Mastercard’s Ethoca On Helping Merchants Grapple With The Upcoming Chargeback Deluge

Mastercard’s Ethoca On Helping With Chargebacks

A deluge of chargebacks is headed toward the payments industry, spurred by the coronavirus, as all areas of the global economy have been upended.

In an interview with Karen Webster, Johan Gerber, executive vice president of cyber and security products at Mastercard, said that many companies are being inundated with disputes and cancellations, and with demands to refund consumers’ money — a trend that will branch out from travel and leisure verticals and into other segments.

The payments ecosystem, of course, is not and will not be immune to the seismic impact and aftershocks of the coronavirus. The effects are most immediately felt by the travel and hospitality verticals, along with a number of eCommerce segments. Purchases, events and trips are being canceled.

“We are living in history-making times,” said Gerber — and the groundswell of chargebacks is just beginning.

We might refer to this current environment, bumpy as it is, as the calm before the storm.

And as to where the clouds are gathering? Gerber noted that in the Asia-Pacific region, Mastercard did not see what he termed “the spike” in chargebacks until “much, much later. In fact, the January-February timeframe is when the spikes started coming in.” The pattern in Asia showed an initial increase in refunds followed by an increase in chargebacks.

“If we view Asia-Pacific as a leading indicator, the current increase in refunds in the rest of the world will be followed by a steep increase in chargebacks,” Gerber predicted.

Girding For Operational Churn

As consumers and businesses clamor to get their money back for trips that won’t be taken or events that won’t be attended (or that have been canceled), operational churn will be a hallmark for many firms.

As Gerber explained, a consumer who calls the airline may get a reimbursement to be credited to a travel account. The consumer, not seeing a reimbursement going directly into their account (viewed via mobile app), may perceive his or her call to the airline as an unresolved dispute.

“The consumer may not have read the terms and conditions of the sale with the merchant,” said Gerber. Merchants must consider categories of consumers in accordance with the terms of each specific transaction — those who are entitled to get their money back, those who can get a store credit/travel voucher or those that cannot get a refund. Gerber said that many merchants have been “going the extra mile” by offering credit or vouchers even for transactions that were not entitled to a reimbursement. In addition, there are complex scenarios where the consumer feels they are entitled to a reimbursement because the cancellation was not their decision and the terms are not clear, given the COVID-19 circumstances. Regardless of the circumstance, said Gerber, Mastercard fully supports a cardholder’s right to a refund when one is required by the terms and conditions.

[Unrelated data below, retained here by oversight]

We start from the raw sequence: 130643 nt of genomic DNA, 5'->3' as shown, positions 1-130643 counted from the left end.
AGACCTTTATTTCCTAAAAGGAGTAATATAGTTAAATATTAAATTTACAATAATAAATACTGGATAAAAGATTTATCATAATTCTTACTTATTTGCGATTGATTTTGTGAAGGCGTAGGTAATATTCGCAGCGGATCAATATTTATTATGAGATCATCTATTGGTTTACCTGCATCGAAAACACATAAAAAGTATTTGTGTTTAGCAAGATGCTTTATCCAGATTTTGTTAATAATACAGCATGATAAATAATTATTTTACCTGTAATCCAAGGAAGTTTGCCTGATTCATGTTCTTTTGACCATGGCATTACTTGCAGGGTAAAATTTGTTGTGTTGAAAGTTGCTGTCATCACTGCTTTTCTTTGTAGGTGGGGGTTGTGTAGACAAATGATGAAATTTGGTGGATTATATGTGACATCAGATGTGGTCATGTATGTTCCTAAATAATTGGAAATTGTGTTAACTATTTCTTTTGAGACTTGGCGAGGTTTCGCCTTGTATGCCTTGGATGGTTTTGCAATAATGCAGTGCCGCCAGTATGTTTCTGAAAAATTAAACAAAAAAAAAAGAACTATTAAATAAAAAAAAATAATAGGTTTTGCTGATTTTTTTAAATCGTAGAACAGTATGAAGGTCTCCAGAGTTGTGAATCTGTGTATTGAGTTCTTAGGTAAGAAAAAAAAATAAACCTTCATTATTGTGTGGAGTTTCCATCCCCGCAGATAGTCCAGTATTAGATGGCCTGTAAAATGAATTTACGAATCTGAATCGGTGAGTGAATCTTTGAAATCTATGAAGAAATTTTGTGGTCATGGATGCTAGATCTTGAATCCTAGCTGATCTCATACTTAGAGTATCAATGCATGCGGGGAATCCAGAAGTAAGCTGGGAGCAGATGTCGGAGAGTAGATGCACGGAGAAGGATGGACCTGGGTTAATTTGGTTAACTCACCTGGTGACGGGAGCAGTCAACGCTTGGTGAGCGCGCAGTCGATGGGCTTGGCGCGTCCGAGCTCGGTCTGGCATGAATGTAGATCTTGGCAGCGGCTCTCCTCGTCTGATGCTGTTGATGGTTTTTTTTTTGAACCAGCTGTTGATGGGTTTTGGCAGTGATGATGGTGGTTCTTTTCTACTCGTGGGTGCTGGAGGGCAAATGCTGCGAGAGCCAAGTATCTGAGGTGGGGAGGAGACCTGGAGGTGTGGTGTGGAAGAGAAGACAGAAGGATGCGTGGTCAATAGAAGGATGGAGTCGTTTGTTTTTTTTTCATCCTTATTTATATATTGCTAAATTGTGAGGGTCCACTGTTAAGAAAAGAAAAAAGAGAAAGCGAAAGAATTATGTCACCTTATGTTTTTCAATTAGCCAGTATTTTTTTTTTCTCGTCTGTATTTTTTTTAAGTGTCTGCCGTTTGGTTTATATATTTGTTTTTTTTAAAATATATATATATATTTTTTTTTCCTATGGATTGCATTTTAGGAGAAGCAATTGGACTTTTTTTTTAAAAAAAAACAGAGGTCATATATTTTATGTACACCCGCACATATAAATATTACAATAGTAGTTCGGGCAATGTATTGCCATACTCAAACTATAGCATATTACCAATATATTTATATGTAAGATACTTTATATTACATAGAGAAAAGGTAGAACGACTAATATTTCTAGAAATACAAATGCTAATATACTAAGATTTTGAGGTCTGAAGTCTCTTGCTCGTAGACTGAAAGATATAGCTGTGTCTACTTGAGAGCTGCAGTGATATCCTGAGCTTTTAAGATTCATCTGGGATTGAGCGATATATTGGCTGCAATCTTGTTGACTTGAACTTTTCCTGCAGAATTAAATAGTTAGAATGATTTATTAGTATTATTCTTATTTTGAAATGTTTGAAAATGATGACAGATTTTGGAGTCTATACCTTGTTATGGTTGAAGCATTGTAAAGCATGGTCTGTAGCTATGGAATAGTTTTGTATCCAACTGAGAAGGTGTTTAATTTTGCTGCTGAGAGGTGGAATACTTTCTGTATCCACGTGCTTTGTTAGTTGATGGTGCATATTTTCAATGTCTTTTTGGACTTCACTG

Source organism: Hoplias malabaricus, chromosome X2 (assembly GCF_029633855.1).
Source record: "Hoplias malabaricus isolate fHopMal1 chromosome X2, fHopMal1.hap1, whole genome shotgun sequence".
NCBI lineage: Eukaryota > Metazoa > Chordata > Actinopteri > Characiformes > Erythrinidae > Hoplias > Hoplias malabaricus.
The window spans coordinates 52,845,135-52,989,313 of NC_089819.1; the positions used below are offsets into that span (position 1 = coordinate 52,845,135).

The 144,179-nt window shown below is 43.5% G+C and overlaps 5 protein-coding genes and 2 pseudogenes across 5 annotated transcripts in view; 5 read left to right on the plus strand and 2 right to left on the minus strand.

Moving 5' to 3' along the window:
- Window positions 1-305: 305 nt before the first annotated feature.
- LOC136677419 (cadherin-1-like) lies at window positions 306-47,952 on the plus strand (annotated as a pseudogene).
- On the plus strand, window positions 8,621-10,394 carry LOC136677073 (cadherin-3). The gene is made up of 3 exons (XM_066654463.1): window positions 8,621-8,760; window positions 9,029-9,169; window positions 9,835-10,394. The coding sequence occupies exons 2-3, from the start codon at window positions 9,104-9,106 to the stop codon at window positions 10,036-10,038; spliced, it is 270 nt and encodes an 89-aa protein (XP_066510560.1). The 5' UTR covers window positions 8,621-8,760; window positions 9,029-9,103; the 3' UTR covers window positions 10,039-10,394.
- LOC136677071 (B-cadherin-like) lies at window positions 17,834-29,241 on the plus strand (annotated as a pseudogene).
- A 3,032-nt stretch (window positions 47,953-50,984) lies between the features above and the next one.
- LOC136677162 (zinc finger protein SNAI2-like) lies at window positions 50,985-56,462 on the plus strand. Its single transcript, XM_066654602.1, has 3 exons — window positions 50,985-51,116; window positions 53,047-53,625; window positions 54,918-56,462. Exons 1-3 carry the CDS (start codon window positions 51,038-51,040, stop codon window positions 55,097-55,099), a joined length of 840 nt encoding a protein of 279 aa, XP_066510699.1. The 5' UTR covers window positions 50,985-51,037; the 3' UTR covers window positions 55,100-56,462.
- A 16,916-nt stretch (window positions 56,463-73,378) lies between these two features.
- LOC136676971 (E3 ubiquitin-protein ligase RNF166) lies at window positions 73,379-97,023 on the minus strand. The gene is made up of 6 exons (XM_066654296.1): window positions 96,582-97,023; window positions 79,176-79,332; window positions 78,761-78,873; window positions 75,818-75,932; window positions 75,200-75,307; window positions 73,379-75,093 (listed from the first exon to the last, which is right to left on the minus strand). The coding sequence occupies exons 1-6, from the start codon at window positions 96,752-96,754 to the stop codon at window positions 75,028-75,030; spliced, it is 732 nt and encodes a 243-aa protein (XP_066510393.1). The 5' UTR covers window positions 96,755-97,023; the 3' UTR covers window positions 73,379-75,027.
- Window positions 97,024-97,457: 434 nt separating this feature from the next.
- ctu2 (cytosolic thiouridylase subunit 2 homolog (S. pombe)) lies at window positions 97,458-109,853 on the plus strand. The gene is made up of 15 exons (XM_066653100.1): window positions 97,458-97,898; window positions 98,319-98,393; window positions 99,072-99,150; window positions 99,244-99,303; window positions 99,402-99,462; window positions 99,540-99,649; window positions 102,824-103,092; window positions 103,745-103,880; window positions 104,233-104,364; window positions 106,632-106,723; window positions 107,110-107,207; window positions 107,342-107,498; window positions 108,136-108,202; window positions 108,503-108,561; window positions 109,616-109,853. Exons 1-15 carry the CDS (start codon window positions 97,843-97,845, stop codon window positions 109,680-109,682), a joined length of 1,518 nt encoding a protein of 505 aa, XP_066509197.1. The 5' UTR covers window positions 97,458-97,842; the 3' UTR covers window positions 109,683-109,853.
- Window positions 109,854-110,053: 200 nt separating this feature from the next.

Delving into the mechanics of the churn itself, Gerber said the formal chargeback process is elaborate and can take as long as 120 days. When a consumer calls the bank to dispute a charge, it may involve as many as three cycles of claims and counter-claims, while the amount moves between the merchant and the consumer’s bank for every cycle. Thus, the formal process can stretch over months.

The process may be especially complicated and slow-moving, as so many members of issuing banks and merchants are, by necessity, wrought by the coronavirus, working from home in hastily fashioned, distributed workforces.

“In the meantime, the money has moved three or four times between different accounts,” noted Gerber.

Chargeback disputes can have a huge impact on travel merchants’ operations, he told Webster. In the past, they would represent about half a percentage point of typical transaction volume — but over the last few weeks, they could top as much as 20 percent or 30 percent. That’s quite a bit of friction in the process, and could create at a liquidity crunch for many firms.

As a means of streamlining the chargeback resolution process, Gerber said that Ethoca, a collaborative fraud and customer dispute intelligence company acquired by Mastercard in 2019, helps the parties electronically communicate the facts of a given dispute before it becomes a formal chargeback. He maintained that the process can be resolved in as little as 24 hours rather than the aforementioned 120 days.

“Instead of moving money back and forth between the parties, Ethoca can help exchange information between the parties and that transparency benefits everyone, including the consumer,” said Gerber. “The moment a consumer calls the bank to dispute a transaction, we immediately inform the merchant about the dispute.”

Now the merchant has an opportunity to demonstrate that they have given the end customer her money back, and Ethoca can let the bank know that the disputed transaction has already been resolved — or, perhaps, that a voucher has been issued.

As Gerber noted, with a nod to the current turbulence being experienced by the travel industry, Mastercard is offering Ethoca’s dispute resolution services free of charge for merchants through the next three months.

“We think this could bring a lot of relief right out of the gate, because we already have issuers all around the world on the Ethoca network,” said Gerber.

He added that Mastercard has been keeping an eye on other verticals that might see a flood of returns, cancellations and chargebacks — including eCommerce and subscription-based businesses, such as gyms.

“You can see where this is going to all of a sudden become a very big pain,” Gerber said of operational churn and disputes, “and we don’t want that to catch them off-guard or come as a surprise.”